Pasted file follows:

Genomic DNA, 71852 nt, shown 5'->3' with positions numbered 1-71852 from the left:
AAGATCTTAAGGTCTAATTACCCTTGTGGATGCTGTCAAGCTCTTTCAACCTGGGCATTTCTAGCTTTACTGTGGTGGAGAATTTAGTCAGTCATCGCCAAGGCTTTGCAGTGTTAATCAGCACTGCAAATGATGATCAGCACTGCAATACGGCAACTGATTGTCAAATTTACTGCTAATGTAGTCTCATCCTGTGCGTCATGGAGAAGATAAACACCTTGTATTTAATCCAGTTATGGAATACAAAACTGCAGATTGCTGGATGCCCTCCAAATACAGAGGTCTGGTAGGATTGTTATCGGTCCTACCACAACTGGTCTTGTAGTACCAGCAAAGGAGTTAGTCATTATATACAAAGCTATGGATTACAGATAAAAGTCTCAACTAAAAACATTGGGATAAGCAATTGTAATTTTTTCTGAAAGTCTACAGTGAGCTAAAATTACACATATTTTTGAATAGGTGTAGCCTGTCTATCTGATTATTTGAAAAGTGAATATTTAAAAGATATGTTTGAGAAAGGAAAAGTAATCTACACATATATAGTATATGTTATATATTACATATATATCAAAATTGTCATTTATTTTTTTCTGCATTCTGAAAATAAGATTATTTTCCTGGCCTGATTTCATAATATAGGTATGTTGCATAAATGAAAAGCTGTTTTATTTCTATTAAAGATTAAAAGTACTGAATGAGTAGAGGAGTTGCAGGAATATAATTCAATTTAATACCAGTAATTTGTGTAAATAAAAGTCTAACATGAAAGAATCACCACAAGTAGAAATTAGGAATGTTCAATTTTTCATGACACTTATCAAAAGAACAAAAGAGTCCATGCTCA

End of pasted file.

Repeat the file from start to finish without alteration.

Genomic DNA, 71852 nt, shown 5'->3' with positions numbered 1-71852 from the left:
AAGATCTTAAGGTCTAATTACCCTTGTGGATGCTGTCAAGCTCTTTCAACCTGGGCATTTCTAGCTTTACTGTGGTGGAGAATTTAGTCAGTCATCGCCAAGGCTTTGCAGTGTTAATCAGCACTGCAAATGATGATCAGCACTGCAATACGGCAACTGATTGTCAAATTTACTGCTAATGTAGTCTCATCCTGTGCGTCATGGAGAAGATAAACACCTTGTATTTAATCCAGTTATGGAATACAAAACTGCAGATTGCTGGATGCCCTCCAAATACAGAGGTCTGGTAGGATTGTTATCGGTCCTACCACAACTGGTCTTGTAGTACCAGCAAAGGAGTTAGTCATTATATACAAAGCTATGGATTACAGATAAAAGTCTCAACTAAAAACATTGGGATAAGCAATTGTAATTTTTTCTGAAAGTCTACAGTGAGCTAAAATTACACATATTTTTGAATAGGTGTAGCCTGTCTATCTGATTATTTGAAAAGTGAATATTTAAAAGATATGTTTGAGAAAGGAAAAGTAATCTACACATATATAGTATATGTTATATATTACATATATATCAAAATTGTCATTTATTTTTTTCTGCATTCTGAAAATAAGATTATTTTCCTGGCCTGATTTCATAATATAGGTATGTTGCATAAATGAAAAGCTGTTTTATTTCTATTAAAGATTAAAAGTACTGAATGAGTAGAGGAGTTGCAGGAATATAATTCAATTTAATACCAGTAATTTGTGTAAATAAAAGTCTAACATGAAAGAATCACCACAAGTAGAAATTAGGAATGTTCAATTTTTCATGACACTTATCAAAAGAACAAAAGAGTCCATGCTCA